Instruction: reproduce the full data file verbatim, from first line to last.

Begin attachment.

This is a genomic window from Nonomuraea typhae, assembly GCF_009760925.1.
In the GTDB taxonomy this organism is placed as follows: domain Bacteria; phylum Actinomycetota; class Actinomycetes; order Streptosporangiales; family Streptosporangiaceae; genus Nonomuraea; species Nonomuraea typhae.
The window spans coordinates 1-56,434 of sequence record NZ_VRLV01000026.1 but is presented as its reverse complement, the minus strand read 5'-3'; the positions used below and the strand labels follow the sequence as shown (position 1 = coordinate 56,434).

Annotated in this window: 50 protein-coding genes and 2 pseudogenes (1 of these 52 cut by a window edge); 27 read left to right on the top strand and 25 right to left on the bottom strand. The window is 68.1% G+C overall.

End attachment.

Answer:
This is a genomic window from Nonomuraea typhae, assembly GCF_009760925.1.
In the GTDB taxonomy this organism is placed as follows: domain Bacteria; phylum Actinomycetota; class Actinomycetes; order Streptosporangiales; family Streptosporangiaceae; genus Nonomuraea; species Nonomuraea typhae.
The window spans coordinates 1-56,434 of sequence record NZ_VRLV01000026.1 but is presented as its reverse complement, the minus strand read 5'-3'; the positions used below and the strand labels follow the sequence as shown (position 1 = coordinate 56,434).

Annotated in this window: 50 protein-coding genes and 2 pseudogenes (1 of these 52 cut by a window edge); 27 read left to right on the top strand and 25 right to left on the bottom strand. The window is 68.1% G+C overall.